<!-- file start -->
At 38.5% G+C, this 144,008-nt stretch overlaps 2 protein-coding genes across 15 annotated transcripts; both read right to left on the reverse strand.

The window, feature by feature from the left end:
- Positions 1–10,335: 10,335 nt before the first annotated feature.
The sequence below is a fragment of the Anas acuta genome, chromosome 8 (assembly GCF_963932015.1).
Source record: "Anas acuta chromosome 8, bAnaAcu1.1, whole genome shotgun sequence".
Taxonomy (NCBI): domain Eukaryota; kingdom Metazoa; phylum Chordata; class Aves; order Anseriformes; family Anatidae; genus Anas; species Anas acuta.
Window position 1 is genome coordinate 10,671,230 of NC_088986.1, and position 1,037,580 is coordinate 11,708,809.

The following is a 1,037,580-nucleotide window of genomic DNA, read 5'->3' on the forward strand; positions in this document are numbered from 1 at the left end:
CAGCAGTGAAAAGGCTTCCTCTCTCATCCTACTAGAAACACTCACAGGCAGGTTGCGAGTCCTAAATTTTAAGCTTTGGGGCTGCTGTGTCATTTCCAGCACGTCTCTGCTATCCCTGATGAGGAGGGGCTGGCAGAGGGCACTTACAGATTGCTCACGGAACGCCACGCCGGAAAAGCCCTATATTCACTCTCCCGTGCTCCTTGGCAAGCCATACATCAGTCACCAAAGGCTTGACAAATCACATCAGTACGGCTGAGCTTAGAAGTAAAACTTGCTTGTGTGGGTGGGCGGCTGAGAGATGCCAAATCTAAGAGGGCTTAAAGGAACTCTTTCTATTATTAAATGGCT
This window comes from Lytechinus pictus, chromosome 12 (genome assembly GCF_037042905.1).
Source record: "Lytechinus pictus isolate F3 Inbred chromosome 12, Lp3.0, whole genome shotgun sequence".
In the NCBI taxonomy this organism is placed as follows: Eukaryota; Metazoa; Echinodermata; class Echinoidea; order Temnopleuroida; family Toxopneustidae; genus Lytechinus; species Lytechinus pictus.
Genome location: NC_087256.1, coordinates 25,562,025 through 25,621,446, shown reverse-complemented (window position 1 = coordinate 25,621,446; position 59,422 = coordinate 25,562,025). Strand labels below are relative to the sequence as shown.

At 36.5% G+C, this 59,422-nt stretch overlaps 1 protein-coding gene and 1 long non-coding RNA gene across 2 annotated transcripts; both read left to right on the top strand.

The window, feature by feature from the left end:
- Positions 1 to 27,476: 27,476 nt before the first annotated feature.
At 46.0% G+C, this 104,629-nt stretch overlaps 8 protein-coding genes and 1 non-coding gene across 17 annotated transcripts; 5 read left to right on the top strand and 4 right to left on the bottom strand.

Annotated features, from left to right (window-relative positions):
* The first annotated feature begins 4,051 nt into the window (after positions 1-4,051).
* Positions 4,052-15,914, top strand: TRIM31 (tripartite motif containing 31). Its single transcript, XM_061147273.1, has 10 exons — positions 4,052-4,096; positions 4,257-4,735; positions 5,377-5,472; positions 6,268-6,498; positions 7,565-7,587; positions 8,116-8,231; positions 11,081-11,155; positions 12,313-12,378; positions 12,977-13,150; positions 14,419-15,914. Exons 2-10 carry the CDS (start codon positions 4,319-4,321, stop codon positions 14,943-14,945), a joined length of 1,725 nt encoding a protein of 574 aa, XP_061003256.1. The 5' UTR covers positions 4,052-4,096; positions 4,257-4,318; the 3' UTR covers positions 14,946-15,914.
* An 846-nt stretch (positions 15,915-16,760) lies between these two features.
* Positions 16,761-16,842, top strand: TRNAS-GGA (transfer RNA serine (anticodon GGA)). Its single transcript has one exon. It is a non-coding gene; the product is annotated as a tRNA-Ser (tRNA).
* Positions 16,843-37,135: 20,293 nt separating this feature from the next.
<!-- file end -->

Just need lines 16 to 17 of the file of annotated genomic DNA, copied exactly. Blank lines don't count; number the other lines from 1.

- Positions 1 to 27,476: 27,476 nt before the first annotated feature.
At 46.0% G+C, this 104,629-nt stretch overlaps 8 protein-coding genes and 1 non-coding gene across 17 annotated transcripts; 5 read left to right on the top strand and 4 right to left on the bottom strand.